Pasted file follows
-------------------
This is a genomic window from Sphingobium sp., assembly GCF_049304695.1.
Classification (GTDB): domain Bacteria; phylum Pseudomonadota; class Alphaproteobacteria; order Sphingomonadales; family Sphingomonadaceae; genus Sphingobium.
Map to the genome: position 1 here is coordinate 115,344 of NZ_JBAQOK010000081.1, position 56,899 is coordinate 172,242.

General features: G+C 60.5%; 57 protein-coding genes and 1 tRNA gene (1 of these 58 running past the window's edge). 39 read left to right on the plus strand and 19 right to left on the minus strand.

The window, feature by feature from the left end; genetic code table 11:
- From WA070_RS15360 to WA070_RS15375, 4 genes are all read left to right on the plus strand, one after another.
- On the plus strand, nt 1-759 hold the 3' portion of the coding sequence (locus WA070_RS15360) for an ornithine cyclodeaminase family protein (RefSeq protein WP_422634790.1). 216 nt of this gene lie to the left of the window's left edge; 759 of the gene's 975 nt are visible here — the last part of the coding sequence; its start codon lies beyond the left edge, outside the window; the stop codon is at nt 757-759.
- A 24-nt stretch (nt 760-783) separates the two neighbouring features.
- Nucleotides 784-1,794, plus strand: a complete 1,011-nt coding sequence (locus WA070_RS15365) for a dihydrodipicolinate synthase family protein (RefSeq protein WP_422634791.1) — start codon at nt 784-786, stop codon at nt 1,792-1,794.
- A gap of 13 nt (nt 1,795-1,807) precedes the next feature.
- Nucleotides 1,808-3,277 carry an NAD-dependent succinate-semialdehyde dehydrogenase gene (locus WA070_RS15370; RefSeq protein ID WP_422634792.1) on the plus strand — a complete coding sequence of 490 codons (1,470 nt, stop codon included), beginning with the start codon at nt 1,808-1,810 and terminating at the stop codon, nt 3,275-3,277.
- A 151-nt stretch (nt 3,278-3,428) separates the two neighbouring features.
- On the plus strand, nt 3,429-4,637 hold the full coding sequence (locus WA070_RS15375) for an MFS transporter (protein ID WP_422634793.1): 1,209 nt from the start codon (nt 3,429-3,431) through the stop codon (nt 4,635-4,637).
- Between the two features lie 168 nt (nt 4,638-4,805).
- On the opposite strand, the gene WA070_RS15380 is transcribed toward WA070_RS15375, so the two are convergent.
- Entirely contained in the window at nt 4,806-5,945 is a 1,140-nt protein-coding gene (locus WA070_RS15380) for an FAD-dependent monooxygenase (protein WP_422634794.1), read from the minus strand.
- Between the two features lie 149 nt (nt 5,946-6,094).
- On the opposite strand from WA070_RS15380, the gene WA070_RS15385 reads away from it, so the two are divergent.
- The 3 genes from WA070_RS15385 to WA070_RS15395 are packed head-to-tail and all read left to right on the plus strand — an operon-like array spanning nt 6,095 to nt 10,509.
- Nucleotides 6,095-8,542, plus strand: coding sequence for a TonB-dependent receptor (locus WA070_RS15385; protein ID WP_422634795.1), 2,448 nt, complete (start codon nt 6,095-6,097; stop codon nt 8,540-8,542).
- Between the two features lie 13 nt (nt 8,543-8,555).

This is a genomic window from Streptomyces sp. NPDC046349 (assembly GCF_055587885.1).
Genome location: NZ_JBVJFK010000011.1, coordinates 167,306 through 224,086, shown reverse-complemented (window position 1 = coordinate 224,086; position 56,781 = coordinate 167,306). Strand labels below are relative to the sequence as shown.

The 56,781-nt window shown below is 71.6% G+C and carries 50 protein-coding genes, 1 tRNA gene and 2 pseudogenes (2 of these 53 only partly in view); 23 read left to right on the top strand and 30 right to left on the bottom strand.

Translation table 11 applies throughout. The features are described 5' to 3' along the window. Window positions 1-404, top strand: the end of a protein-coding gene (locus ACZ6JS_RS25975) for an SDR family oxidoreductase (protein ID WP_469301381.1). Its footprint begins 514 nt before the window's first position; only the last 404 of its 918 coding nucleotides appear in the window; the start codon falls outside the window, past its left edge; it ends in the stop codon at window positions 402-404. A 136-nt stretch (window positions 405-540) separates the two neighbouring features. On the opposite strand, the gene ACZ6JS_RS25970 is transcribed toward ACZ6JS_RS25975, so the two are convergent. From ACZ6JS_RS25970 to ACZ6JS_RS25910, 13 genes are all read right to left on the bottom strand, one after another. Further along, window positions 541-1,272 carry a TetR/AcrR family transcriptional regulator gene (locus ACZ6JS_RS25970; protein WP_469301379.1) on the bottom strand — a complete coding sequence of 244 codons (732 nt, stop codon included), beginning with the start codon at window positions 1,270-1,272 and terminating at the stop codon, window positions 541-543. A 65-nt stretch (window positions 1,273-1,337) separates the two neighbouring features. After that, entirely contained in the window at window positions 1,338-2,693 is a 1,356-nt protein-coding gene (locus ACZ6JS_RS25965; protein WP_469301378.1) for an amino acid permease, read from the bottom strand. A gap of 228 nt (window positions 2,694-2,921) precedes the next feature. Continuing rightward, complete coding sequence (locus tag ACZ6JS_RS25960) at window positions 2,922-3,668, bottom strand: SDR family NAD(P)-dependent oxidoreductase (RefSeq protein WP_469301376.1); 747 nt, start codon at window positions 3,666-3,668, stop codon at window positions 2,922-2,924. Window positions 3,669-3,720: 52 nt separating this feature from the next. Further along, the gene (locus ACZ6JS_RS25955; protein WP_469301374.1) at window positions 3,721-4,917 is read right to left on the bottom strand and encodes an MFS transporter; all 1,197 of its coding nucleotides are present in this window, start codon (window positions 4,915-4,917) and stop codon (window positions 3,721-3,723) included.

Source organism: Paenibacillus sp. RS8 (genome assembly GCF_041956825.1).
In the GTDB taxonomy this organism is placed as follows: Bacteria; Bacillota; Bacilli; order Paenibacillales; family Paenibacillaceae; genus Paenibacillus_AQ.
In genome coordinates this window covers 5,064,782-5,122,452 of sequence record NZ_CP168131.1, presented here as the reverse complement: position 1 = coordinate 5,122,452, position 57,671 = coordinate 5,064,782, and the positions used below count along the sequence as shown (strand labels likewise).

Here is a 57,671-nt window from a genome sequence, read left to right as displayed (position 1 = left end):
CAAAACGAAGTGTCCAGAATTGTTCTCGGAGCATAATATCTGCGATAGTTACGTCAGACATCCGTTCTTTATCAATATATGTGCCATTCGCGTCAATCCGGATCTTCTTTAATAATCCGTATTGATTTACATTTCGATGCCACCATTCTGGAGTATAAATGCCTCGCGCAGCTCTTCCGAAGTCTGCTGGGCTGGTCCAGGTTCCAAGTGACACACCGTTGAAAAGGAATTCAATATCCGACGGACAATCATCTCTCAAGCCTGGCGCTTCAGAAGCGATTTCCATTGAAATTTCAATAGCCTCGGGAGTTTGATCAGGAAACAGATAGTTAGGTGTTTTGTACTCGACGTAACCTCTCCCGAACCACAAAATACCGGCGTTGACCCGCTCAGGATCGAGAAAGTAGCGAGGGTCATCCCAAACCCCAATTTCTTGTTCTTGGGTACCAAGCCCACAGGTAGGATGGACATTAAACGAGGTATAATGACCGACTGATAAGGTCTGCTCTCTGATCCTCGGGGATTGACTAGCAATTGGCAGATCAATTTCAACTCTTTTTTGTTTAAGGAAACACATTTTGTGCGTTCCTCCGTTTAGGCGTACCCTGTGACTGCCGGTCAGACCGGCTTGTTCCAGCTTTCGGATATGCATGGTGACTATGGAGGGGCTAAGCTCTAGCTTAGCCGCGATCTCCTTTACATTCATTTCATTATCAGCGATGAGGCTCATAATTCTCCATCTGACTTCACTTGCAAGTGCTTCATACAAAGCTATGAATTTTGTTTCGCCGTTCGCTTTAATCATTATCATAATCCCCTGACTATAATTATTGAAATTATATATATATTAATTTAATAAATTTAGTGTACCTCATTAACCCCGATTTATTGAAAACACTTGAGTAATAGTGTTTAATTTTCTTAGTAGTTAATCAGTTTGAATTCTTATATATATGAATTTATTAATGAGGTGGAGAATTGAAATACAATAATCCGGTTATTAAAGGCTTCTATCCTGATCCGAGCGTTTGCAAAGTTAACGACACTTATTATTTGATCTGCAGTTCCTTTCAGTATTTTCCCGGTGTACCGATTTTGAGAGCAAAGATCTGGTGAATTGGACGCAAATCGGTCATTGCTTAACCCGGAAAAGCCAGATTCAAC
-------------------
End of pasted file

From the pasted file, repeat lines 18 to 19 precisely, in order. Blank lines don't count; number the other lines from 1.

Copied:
- On the opposite strand from WA070_RS15380, the gene WA070_RS15385 reads away from it, so the two are divergent.
- The 3 genes from WA070_RS15385 to WA070_RS15395 are packed head-to-tail and all read left to right on the plus strand — an operon-like array spanning nt 6,095 to nt 10,509.